KNOWN OPERATORS: Belgium, Belgishe Luchtmacht/Force Aérienne Belge (Belgian Air Force)
Canada (Royal Canadian Air Force)
Denmark, Kongelige Danske Flyvevåbnet (Royal Danish Air Force)
Germany, Deutsche Luftwaffe (German Air Force)
Germany, Deutsche Marineflieger (German Naval Air Arm)
Greece, Elliniki Polimiki Aeroporia (Hellenic Air Force)
Italy, Aeronautica Militare Italiana (Italian Air Force)
Japan, Nihon Koku-Jieitai (Japan Air Self Defence Force)
Netherlands, Koninklijke Luchmacht (Royal Netherlands Air Force)
Norway, Kongelige Norske Luftforsvaret (Royal Norwegian Air Force)
Pakistan, Pakistan Fiza'ya (Pakistani Air Force)
Spain, Ejército del Aire Española (Spanish Air Force)
Taiwan, Chung-Kuo Kung Chuan (Republic of China Air Force)
Turkey, Türk Hava Kuvvetleri (Turkish Air Force)
United States (US Air Force)
United States (NASA)


F-104 Starfighter

  • Bishop, Chris, ed. The Encyclopedia of Modern Military Weapons: The Comprehensive Guide to Over 1,000 Weapon Systems from 1945 to the Present Day. NY: Barnes & Noble, 1999, p. 261, 297.
  • Donald, David, ed. Century Jets: USAF Frontline Fighters of the Cold War. Norwalk, CT: AIRtime Publishing, 2004, p. 132-191, Lockheed F-104 Starfighter.
  • Donald, David, ed. The Complete Encyclopedia of World Aircraft. NY: Barnes & Noble, 1997, p. 578, Lockheed F-104 Starfighter.
  • Donald, David and Lake, Jon, ed. The Encyclopedia of World Military Aircraft. NY: Barnes & Noble, 2000, p. 27-28, 244-245, Alenia (Aeritalia/Lockheed) F-104ASA, Lockheed F-104 Starfighter, Lockheed TF-104 Starfighter.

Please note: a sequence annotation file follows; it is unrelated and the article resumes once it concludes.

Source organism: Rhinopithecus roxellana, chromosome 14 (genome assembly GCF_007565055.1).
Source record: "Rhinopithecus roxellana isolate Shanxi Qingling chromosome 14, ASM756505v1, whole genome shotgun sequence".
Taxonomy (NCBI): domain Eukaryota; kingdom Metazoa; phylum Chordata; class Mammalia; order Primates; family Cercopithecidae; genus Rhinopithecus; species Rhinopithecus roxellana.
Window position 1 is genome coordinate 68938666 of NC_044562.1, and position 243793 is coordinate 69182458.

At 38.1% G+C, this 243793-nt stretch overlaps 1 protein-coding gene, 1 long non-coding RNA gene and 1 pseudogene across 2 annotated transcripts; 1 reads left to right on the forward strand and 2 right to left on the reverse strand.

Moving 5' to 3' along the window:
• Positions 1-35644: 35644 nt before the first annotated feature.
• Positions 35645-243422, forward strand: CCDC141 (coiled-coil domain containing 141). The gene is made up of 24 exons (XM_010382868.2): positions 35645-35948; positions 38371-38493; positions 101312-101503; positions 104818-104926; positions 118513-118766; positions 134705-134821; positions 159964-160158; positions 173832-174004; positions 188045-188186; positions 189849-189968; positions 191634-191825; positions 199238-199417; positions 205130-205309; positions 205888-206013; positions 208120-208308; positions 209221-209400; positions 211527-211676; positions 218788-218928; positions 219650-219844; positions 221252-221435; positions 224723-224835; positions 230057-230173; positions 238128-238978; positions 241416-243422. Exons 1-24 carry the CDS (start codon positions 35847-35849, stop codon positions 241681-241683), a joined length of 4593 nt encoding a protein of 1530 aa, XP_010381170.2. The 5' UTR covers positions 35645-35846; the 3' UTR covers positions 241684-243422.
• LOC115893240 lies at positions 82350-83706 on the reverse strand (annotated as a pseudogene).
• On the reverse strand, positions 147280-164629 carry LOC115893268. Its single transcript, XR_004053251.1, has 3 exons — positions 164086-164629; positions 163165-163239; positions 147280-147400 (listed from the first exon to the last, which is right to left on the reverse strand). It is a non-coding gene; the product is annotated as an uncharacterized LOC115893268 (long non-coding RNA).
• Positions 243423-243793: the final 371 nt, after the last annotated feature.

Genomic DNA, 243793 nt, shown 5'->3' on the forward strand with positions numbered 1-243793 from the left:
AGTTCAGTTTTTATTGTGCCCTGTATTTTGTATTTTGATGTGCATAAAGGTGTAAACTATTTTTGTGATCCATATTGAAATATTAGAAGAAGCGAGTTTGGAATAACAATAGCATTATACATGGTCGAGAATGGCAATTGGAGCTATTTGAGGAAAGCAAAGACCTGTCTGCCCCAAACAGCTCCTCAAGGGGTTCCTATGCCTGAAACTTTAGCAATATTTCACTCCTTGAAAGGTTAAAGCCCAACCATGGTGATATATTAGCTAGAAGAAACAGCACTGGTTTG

• Gunston, Bill, ed. The Encyclopedia of Modern Warplanes. NY: Barnes & Noble, 1995, p. 12-13, Aeritalia (Lockheed) F-104S ASA Starfighter, Aeritalia (Lockheed) F-104S Starfighter.
  • Gunston, Bill and Spick, Mike. Modern Air Combat: The Aircraft, Tactics and Weapons Employed in Aerial Combat Today. NY: Crescent Books, 1983, p. 116-117.
  • Isby, David C. Jane's Fighter Combat in the Jet Age. London: Harper Collins Publishers, 1997, p. 185.
  • Munro, Bob and Chant, Christopher. Jane's Combat Aircraft. Glasgow: Harper Collins Publishers, 1995, p. 136-137.
  • Paul Nann's Military Aviation Photo Gallery
  • Spohrer, Jennifer. Jane's Combat Simulations: USNF '97 Users Manual. San Mateo, CA: Electronic Arts, 1996, p. 8.29-8.31.
  • Starfighters F-104 Demo Team
  • Taylor, Michael. Brassey's World Aircraft & Systems Directory 1996/1997. London: Brassey's, 1996, p. 54, Alenia F-104ASA M.
  • Taylor, Michael J. H. Brassey's World Aircraft & Systems Directory 1999/2000. London: Brassey's, 1999, p. 39, Alenia F-104ASA M.